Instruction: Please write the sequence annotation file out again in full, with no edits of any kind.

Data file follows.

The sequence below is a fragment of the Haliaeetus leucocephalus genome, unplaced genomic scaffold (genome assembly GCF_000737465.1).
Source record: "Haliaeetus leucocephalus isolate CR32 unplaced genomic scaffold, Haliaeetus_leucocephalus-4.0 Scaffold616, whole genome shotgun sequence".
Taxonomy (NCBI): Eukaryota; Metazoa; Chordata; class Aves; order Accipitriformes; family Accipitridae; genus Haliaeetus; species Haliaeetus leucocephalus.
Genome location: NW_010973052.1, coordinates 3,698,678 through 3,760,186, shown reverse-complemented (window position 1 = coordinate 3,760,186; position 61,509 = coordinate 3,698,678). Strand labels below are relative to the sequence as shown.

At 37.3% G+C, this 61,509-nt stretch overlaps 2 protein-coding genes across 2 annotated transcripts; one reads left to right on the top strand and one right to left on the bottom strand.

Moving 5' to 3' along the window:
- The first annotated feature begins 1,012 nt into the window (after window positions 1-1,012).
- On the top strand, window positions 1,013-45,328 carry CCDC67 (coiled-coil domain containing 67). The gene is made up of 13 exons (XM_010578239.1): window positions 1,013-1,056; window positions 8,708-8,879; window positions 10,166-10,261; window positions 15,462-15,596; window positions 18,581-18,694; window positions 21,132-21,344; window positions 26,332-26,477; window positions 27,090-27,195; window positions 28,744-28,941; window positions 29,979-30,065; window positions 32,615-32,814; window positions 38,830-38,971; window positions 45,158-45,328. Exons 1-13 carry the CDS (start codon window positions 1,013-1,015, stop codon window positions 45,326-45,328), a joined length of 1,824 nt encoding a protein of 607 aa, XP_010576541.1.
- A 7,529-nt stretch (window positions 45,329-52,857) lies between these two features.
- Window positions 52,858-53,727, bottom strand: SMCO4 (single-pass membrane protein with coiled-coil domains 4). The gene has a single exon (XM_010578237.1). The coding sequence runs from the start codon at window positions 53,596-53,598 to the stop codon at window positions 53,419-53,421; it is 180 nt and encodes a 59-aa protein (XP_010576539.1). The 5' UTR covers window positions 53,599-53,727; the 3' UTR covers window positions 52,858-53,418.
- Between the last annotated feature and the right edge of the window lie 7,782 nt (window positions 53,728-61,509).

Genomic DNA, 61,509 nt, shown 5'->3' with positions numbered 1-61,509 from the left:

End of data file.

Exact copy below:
The sequence below is a fragment of the Haliaeetus leucocephalus genome, unplaced genomic scaffold (genome assembly GCF_000737465.1).
Source record: "Haliaeetus leucocephalus isolate CR32 unplaced genomic scaffold, Haliaeetus_leucocephalus-4.0 Scaffold616, whole genome shotgun sequence".
Taxonomy (NCBI): Eukaryota; Metazoa; Chordata; class Aves; order Accipitriformes; family Accipitridae; genus Haliaeetus; species Haliaeetus leucocephalus.
Genome location: NW_010973052.1, coordinates 3,698,678 through 3,760,186, shown reverse-complemented (window position 1 = coordinate 3,760,186; position 61,509 = coordinate 3,698,678). Strand labels below are relative to the sequence as shown.

At 37.3% G+C, this 61,509-nt stretch overlaps 2 protein-coding genes across 2 annotated transcripts; one reads left to right on the top strand and one right to left on the bottom strand.

Moving 5' to 3' along the window:
- The first annotated feature begins 1,012 nt into the window (after window positions 1-1,012).
- On the top strand, window positions 1,013-45,328 carry CCDC67 (coiled-coil domain containing 67). The gene is made up of 13 exons (XM_010578239.1): window positions 1,013-1,056; window positions 8,708-8,879; window positions 10,166-10,261; window positions 15,462-15,596; window positions 18,581-18,694; window positions 21,132-21,344; window positions 26,332-26,477; window positions 27,090-27,195; window positions 28,744-28,941; window positions 29,979-30,065; window positions 32,615-32,814; window positions 38,830-38,971; window positions 45,158-45,328. Exons 1-13 carry the CDS (start codon window positions 1,013-1,015, stop codon window positions 45,326-45,328), a joined length of 1,824 nt encoding a protein of 607 aa, XP_010576541.1.
- A 7,529-nt stretch (window positions 45,329-52,857) lies between these two features.
- Window positions 52,858-53,727, bottom strand: SMCO4 (single-pass membrane protein with coiled-coil domains 4). The gene has a single exon (XM_010578237.1). The coding sequence runs from the start codon at window positions 53,596-53,598 to the stop codon at window positions 53,419-53,421; it is 180 nt and encodes a 59-aa protein (XP_010576539.1). The 5' UTR covers window positions 53,599-53,727; the 3' UTR covers window positions 52,858-53,418.
- Between the last annotated feature and the right edge of the window lie 7,782 nt (window positions 53,728-61,509).

Genomic DNA, 61,509 nt, shown 5'->3' with positions numbered 1-61,509 from the left: